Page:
Most folks are probably familiar with writer/artist Mike Mignola's other universe — the one starring Hellboy and his friends. Fewer people are familiar with Mignola's other, other universe, which just got bigger this month.
In 2007, Mignola and writing partner Christopher Golden created the illustrated novel "Baltimore, or, The Steadfast Tin Soldier and the Vampire." The story was set in a world that diverged from our own in World War I, when the carnage and bloodletting awoke various evils, like vampires, but also something ancient and terrible called the Red King. The Red King's influence created a literal plague of evil. Lord Baltimore of England arose against the evils. Meanwhile, others joined Baltimore's crusade to end the Red King, including a young Estonian widow named Sofia Valk. She and Baltimore went underground for a couple of years as they planned their final assault on the Red King — and surprise, surprise, they appeared to have gotten married.
Or so we glean from the excellent "Lady Baltimore: The Witch Queens" No. 1, the launch of a new series by Mignola, Golden and artist Bridgit Connell. It takes place during what in our history would be World War II, but in the Outerverse Earth is a period irrevocably changed by the supernatural horrors or the Great War. Sofia is back as the titular Lady Baltimore, with new allies of her own, and I'd love to tell you more. But Golden can tell you better. So I asked him a few leading questions to whet the appetite.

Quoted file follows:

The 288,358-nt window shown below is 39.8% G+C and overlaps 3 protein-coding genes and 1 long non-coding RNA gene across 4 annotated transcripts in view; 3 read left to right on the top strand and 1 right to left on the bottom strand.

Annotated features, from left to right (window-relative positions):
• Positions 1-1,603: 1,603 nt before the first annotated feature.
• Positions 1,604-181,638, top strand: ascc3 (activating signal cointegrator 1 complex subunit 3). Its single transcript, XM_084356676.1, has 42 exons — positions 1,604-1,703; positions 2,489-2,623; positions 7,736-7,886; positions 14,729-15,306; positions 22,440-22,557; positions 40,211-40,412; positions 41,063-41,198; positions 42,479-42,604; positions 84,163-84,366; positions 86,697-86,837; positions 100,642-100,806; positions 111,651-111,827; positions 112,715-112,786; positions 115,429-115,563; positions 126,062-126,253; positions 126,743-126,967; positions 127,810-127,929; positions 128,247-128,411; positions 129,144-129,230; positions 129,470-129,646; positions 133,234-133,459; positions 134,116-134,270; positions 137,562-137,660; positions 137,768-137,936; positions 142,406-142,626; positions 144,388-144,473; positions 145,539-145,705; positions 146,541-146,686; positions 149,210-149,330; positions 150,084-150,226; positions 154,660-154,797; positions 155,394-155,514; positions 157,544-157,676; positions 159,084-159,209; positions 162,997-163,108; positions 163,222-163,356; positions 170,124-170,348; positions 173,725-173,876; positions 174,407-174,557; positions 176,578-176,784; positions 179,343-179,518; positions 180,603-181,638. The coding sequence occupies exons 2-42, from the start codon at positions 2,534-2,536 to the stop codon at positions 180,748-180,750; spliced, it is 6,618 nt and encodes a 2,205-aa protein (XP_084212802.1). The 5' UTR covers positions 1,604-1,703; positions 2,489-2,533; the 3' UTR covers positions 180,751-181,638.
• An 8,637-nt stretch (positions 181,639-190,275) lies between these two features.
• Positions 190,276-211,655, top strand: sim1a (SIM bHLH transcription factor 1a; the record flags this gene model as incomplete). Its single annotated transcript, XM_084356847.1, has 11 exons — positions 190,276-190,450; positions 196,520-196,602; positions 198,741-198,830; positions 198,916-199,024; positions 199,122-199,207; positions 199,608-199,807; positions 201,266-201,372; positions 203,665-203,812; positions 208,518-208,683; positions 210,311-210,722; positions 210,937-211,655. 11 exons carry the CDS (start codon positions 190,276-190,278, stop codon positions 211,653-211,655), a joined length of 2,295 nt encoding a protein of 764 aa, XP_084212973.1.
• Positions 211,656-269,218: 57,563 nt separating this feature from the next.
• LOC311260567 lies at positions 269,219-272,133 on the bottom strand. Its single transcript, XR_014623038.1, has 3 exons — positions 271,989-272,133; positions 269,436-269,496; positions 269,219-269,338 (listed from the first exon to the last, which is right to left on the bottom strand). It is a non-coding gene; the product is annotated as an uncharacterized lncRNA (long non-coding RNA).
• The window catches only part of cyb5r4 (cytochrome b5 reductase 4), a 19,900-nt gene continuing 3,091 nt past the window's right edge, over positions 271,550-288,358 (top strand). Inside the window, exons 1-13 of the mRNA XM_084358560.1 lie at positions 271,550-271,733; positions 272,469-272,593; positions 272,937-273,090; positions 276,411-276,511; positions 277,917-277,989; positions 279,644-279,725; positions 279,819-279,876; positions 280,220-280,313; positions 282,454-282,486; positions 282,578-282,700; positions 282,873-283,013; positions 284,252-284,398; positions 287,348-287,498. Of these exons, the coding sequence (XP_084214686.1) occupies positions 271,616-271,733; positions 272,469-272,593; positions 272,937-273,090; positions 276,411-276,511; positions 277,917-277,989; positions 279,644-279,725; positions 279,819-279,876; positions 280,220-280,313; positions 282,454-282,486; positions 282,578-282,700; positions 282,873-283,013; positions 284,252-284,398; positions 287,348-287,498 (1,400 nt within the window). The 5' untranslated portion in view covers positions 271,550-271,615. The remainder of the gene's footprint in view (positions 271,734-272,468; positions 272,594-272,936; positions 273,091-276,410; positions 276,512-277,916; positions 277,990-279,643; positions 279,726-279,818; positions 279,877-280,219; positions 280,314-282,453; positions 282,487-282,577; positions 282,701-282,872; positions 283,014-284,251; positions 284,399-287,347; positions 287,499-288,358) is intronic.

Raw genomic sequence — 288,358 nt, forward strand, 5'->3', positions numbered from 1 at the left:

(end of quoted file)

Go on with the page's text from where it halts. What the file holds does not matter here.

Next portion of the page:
Q: Sofia was always the most clever, insightful and formidable of Baltimore's allies. But she was just human. Is that still true? And now that Baltimore is dead, how can she continue his fight without his supernatural advantages?
A: It's absolutely still true. What we'll be learning as we go is that Baltimore is one of a line of individuals basically chosen by the cosmos to stand against the darkness, to keep balance in the world. Sofia is not that. Her fight is a choice. She's risking her life every second by choice and with purpose.
Q: "Baltimore" gave us a terrifying world with a unique horror hiding in each village and town. This series begins with many of the same elements, plus we've got Nazis. Is this going to be a larger-scale epic?
A: The playing field of the current Outerverse stories — including the five-issue "Lady Baltimore: The Witch Queens" — is a massive-scale epic, yes. It brings lots of other characters and concepts onto the board. Should we continue, the epic will still be going on in the background, but I think the stories themselves will be less so. Big stakes, more intimate horrors.
Q: Hasn't Hitler already appeared and been killed in the Outerverse, in "The Curse Bells"? How can you have World War II without Hitler? Maybe Reinhard Heydrich as Fuhrer?
A: Read on, sir, read on.
Q: I will. Also, I see the arrogant and cowardly Judge Rigo is back, so I can go on hating him. Good! And we meet Charlie Kidd, whose father was a blacksmith, soldier and Baltimore ally who was killed in "The Red Kingdom." Will we see any more familiar faces from the Baltimore saga?
A: You will, but maybe not faces you want to see.
Q: That's not at all terrifying.
Gotta go. If you need me, I'll be the guy hiding in the closet.